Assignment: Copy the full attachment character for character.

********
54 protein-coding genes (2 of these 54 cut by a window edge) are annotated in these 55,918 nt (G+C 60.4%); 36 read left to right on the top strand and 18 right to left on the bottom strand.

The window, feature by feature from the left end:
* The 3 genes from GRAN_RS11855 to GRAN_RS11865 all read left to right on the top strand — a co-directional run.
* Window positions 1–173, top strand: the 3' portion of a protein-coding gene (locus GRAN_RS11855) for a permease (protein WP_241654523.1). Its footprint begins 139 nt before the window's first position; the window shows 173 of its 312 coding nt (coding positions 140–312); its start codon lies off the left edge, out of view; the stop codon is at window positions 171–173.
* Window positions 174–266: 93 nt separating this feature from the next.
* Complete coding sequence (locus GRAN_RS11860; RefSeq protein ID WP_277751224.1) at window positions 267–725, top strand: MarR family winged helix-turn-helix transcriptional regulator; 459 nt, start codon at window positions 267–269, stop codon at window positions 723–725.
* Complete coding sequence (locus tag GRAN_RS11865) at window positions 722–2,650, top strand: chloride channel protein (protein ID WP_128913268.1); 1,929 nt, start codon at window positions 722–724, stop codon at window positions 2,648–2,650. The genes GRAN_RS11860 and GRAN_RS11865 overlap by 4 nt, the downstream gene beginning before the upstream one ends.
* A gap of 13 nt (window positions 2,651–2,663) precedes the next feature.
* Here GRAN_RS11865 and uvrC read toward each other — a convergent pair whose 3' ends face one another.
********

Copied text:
54 protein-coding genes (2 of these 54 cut by a window edge) are annotated in these 55,918 nt (G+C 60.4%); 36 read left to right on the top strand and 18 right to left on the bottom strand.

The window, feature by feature from the left end:
* The 3 genes from GRAN_RS11855 to GRAN_RS11865 all read left to right on the top strand — a co-directional run.
* Window positions 1–173, top strand: the 3' portion of a protein-coding gene (locus GRAN_RS11855) for a permease (protein WP_241654523.1). Its footprint begins 139 nt before the window's first position; the window shows 173 of its 312 coding nt (coding positions 140–312); its start codon lies off the left edge, out of view; the stop codon is at window positions 171–173.
* Window positions 174–266: 93 nt separating this feature from the next.
* Complete coding sequence (locus GRAN_RS11860; RefSeq protein ID WP_277751224.1) at window positions 267–725, top strand: MarR family winged helix-turn-helix transcriptional regulator; 459 nt, start codon at window positions 267–269, stop codon at window positions 723–725.
* Complete coding sequence (locus tag GRAN_RS11865) at window positions 722–2,650, top strand: chloride channel protein (protein ID WP_128913268.1); 1,929 nt, start codon at window positions 722–724, stop codon at window positions 2,648–2,650. The genes GRAN_RS11860 and GRAN_RS11865 overlap by 4 nt, the downstream gene beginning before the upstream one ends.
* A gap of 13 nt (window positions 2,651–2,663) precedes the next feature.
* Here GRAN_RS11865 and uvrC read toward each other — a convergent pair whose 3' ends face one another.